What Is Shortening?
When we think shortening it’s Crisco that comes to mind, but it’s just one of several options. Do you know the rest?
By Fraya Berg for Food Network Kitchen
Fraya is a chef and a contributing writer at Food Network.
Shortening is a very important ingredient in a baker’s pantry. It’s what makes many shortbread recipes short, pie dough recipes flaky and biscuits tender. The how and why are explained below, along with info on all the types of shortening, not just the white kind.
What Is Shortening?
The definition of shortening is any fat that is solid at room temperature. The list isn’t all that long, and you’re probably familiar with most of them. Lard, margarine and vegetable shortening such as Crisco are the most well known and most called for in recipes. Because butter is up to 20% water, it isn’t the best shortening out there, but in some recipes, it is used as shortening. Shortening’s job is to make doughs short. What exactly does that mean? Read on.
What Is Shortening In Baking?
Dough is referred to as short when the fat worked into the flour prevents long strands of gluten from forming as the dough is handled. Think about how crumbly and melty shortbread cookies are. They practically melt in your mouth, and if you break one with your fingers it will crumble. They're pretty much the opposite in texture from chewy bread, which does contain long strands of gluten, and is referred to as a long dough.
Shortening plays an important role in many pie crusts, making them extra flaky. Fat's purpose in pie dough is to separate flour and water into layers. The longer the solid fat is there, holding apart the matrix, the more air pockets - which we perceive as flakiness - form. Shortening stays solid longer than butter because it has a higher melting point.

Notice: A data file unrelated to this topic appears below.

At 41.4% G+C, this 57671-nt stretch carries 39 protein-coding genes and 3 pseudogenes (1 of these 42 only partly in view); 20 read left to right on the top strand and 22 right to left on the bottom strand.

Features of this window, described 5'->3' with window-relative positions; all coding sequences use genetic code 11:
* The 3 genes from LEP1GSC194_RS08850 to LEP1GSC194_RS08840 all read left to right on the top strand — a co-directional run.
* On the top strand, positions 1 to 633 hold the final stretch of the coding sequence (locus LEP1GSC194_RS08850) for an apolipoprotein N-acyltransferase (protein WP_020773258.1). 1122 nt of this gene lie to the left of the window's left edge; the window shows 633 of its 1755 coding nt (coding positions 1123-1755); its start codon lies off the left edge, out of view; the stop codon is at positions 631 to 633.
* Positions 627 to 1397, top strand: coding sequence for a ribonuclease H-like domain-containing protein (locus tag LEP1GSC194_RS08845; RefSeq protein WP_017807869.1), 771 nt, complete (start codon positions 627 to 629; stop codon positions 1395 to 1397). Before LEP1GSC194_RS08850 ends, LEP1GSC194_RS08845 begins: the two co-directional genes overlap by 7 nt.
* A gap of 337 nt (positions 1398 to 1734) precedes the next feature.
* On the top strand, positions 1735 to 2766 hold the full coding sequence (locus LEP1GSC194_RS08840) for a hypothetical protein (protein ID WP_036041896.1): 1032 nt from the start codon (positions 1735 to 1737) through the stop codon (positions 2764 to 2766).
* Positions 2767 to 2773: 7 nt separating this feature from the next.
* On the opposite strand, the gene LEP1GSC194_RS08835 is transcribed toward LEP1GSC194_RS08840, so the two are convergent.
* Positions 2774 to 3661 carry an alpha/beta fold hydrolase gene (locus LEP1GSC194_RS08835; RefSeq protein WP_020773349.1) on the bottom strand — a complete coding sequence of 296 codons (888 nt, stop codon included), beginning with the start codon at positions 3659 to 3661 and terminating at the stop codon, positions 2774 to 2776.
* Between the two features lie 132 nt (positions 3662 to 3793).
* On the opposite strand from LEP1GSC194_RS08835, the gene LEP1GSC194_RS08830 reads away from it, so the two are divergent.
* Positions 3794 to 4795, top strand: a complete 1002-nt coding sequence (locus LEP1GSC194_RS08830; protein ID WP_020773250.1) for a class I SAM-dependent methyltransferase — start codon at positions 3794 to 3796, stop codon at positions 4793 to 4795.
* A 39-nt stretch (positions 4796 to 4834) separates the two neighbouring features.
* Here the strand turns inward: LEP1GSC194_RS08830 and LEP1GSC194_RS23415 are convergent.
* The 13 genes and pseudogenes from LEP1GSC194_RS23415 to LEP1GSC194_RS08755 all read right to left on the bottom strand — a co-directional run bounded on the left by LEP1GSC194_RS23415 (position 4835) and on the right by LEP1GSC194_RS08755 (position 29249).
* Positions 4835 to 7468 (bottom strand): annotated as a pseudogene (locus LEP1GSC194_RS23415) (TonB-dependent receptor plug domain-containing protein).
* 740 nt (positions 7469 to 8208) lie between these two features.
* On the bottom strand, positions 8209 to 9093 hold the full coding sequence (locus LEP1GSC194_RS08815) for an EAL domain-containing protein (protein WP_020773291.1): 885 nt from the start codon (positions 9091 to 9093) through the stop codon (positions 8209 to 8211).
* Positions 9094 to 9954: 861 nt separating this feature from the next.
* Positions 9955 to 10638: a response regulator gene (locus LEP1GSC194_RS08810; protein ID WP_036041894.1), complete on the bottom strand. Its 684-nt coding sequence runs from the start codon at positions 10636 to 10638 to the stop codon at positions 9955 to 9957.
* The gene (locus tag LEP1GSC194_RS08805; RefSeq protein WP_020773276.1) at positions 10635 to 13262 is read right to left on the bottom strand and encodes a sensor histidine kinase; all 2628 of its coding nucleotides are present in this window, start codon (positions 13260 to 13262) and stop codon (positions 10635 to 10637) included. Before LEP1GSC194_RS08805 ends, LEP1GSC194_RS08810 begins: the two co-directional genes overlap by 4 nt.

Butter Versus Shortening
For pie crusts: Butter and shortening each have their own benefits.
It’s butter for the win if you’re looking for flavor. Butter yields a tender, flaky crust too. But it's not the best for making cut-outs and decorations because when the butter melts into the flour as it bakes, it softens and the crust “slumps’.
Shortening will give you a sturdier, flakier pie crust than butter, but vegetable shortening has no flavor. None. Zero. Zip. If you’re after flakiness and sturdiness in your crust (what you need for a custard pie such as pumpkin or pean), vegetable shortening is the better option.
For cookies and cakes: vegetable shortening and sugar can be creamed together, but the water in butter definitely helps that process along. And we keep coming back to flavor. For frosting, there are recipes that use only vegetable shortening, clear vanilla and confectioners’ sugar because they are looking for the absolute whitest frosting they can get. The visual appeal is understandable, but the flavor is, shall we say, lacking.
What Is a Vegetable Shortening Substitute?
There are vegetable and non-vegetable substitutes for vegetable shortening. All of them should be chilled before using to maintain their firmness.
On the vegetarian side, you can choose from coconut oil and dairy-free margarine for instances where you need a shortening that is solid at room temperature for pie crust, biscuits, cakes and cookies.
On the animal fat side of the list, your best options are butter and lard. Both will work when chilled, as that keeps the right consistency to cut into flour when making a pie crust.
Recipes with Shortening
Pre-baking the pie shell is one of the reasons this is The Best Pumpkin Pie (no soggy bottoms here), and heavy cream in the custard is another.
This may be the best pie dough recipe for any pie, not just a lattice. The butter-shortening combo gives you the best of both worlds.
This peanut butter topper for ice cream sets up and hardens just like the chocolate version. We think both at once would be excellent.
The crust for this pie is made with coconut oil, but vegetable shortening can stand in if you don’t have any.
This recipe uses the creaming method to blend the butter and sugars together before the flour is mixed in. Use a spatula or a spoon to mix the flour, not the mixer, so you don't develop gluten.